Anyway, there is an amusing back story here: when we were writing one of the early PHOBOS papers back in 2000, we discovered that we needed our own implementation this kind of thing. I was on a trip to South Africa at the time, so I cobbled something together on the plane -- and this is the core of what we've now put out for public release almost 8 years later. That said, it's not rocket science (i.e. every experiment has their own version), but despite a ream of papers and Glauber reviews, there have been relatively few codes available until now. Enjoy.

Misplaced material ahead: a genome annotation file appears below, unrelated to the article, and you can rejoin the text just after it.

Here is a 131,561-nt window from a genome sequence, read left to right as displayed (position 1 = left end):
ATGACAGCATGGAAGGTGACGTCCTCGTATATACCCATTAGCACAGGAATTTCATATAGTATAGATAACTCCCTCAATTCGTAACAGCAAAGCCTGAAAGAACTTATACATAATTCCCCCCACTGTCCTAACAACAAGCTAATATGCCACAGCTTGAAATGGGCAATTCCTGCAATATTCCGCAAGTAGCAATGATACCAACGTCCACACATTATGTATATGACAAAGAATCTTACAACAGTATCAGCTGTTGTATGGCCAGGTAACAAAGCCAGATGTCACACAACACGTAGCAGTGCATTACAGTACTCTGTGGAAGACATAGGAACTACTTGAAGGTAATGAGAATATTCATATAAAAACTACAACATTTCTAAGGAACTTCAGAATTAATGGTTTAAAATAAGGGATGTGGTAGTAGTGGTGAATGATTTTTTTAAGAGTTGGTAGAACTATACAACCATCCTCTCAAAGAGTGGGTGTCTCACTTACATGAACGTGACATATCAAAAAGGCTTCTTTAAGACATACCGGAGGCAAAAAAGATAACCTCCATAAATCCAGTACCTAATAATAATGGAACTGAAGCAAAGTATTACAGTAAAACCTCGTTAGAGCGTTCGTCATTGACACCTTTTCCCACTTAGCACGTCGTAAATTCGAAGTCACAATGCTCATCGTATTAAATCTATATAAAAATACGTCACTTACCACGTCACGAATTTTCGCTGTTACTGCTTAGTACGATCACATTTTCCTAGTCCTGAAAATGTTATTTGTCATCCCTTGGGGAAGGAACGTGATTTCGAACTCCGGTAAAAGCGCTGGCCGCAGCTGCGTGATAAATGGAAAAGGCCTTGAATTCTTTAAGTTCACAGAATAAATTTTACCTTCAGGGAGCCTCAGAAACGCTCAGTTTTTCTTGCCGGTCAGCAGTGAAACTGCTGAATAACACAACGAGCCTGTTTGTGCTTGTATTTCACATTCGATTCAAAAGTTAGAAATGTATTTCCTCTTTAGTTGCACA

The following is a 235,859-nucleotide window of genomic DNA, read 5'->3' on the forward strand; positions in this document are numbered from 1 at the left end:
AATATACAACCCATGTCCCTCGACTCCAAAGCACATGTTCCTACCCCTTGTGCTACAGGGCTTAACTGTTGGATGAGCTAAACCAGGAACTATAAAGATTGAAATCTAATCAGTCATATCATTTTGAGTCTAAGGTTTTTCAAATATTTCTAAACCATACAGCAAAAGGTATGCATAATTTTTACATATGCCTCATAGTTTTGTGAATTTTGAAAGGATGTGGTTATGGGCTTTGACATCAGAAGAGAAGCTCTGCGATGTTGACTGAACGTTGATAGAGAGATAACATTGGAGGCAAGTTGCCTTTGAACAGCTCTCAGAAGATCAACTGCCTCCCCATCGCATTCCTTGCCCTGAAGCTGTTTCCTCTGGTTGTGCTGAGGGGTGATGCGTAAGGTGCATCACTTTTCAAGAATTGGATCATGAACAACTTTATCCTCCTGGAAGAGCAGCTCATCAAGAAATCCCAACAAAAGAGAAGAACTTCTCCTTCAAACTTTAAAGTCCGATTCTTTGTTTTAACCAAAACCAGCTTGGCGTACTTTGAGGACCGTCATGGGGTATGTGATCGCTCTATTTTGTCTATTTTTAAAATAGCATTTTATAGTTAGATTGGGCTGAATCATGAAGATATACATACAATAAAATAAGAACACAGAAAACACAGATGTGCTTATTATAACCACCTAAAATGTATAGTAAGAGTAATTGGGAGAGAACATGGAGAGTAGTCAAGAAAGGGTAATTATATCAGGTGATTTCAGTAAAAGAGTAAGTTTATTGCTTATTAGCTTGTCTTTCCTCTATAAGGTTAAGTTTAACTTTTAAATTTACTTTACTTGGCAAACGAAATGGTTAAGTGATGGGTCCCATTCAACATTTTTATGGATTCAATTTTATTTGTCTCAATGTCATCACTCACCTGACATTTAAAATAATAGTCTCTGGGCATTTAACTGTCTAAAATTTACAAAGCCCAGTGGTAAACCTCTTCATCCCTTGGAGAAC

Thursday, May 29, 2008
As a follow up to this post, several colleagues and I just posted a paper to the arxiv today: "The PHOBOS Glauber Monte Carlo." This is one of those technical-sounding things, but which has had a surprising relevance to understanding actual RHIC data. Many people treat nuclear collisions by considering the nuclei to be overlapping smooth distribution of protons and neutrons. However, it is also reasonable to treat nuclei as clumps of protons and neutrons as individual particles, especially since that's, um, what they are. The interesting part is that the positions jiggle around collision to collision, and those fluctuations seem to have real manifestations in physical phenomena (see, e.g., this paper).